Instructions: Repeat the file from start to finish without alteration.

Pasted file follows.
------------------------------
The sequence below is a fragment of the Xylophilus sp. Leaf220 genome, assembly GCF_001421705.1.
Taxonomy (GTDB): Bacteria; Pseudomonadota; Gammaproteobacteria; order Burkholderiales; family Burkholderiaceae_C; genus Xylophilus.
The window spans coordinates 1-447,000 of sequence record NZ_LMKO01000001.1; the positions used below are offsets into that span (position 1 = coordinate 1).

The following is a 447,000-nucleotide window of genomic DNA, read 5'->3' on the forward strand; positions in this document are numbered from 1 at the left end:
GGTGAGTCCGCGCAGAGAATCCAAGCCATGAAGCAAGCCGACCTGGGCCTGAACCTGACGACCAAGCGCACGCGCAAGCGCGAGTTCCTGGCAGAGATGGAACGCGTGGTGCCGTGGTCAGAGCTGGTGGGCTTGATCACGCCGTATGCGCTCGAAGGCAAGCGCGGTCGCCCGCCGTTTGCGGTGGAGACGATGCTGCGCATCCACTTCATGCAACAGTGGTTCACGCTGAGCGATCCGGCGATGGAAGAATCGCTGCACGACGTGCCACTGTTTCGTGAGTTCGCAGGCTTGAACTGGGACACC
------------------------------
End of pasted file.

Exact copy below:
The sequence below is a fragment of the Xylophilus sp. Leaf220 genome, assembly GCF_001421705.1.
Taxonomy (GTDB): Bacteria; Pseudomonadota; Gammaproteobacteria; order Burkholderiales; family Burkholderiaceae_C; genus Xylophilus.
The window spans coordinates 1-447,000 of sequence record NZ_LMKO01000001.1; the positions used below are offsets into that span (position 1 = coordinate 1).

The following is a 447,000-nucleotide window of genomic DNA, read 5'->3' on the forward strand; positions in this document are numbered from 1 at the left end:
GGTGAGTCCGCGCAGAGAATCCAAGCCATGAAGCAAGCCGACCTGGGCCTGAACCTGACGACCAAGCGCACGCGCAAGCGCGAGTTCCTGGCAGAGATGGAACGCGTGGTGCCGTGGTCAGAGCTGGTGGGCTTGATCACGCCGTATGCGCTCGAAGGCAAGCGCGGTCGCCCGCCGTTTGCGGTGGAGACGATGCTGCGCATCCACTTCATGCAACAGTGGTTCACGCTGAGCGATCCGGCGATGGAAGAATCGCTGCACGACGTGCCACTGTTTCGTGAGTTCGCAGGCTTGAACTGGGACACC